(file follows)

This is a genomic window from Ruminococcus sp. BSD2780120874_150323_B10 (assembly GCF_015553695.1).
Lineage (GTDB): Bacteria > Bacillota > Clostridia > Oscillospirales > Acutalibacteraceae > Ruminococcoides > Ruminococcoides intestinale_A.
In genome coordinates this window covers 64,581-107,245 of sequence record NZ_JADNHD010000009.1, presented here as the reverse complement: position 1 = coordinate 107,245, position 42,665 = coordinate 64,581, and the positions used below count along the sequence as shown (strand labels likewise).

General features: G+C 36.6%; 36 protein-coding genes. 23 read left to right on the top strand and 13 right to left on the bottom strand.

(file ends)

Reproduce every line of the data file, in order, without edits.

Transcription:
This is a genomic window from Ruminococcus sp. BSD2780120874_150323_B10 (assembly GCF_015553695.1).
Lineage (GTDB): Bacteria > Bacillota > Clostridia > Oscillospirales > Acutalibacteraceae > Ruminococcoides > Ruminococcoides intestinale_A.
In genome coordinates this window covers 64,581-107,245 of sequence record NZ_JADNHD010000009.1, presented here as the reverse complement: position 1 = coordinate 107,245, position 42,665 = coordinate 64,581, and the positions used below count along the sequence as shown (strand labels likewise).

General features: G+C 36.6%; 36 protein-coding genes. 23 read left to right on the top strand and 13 right to left on the bottom strand.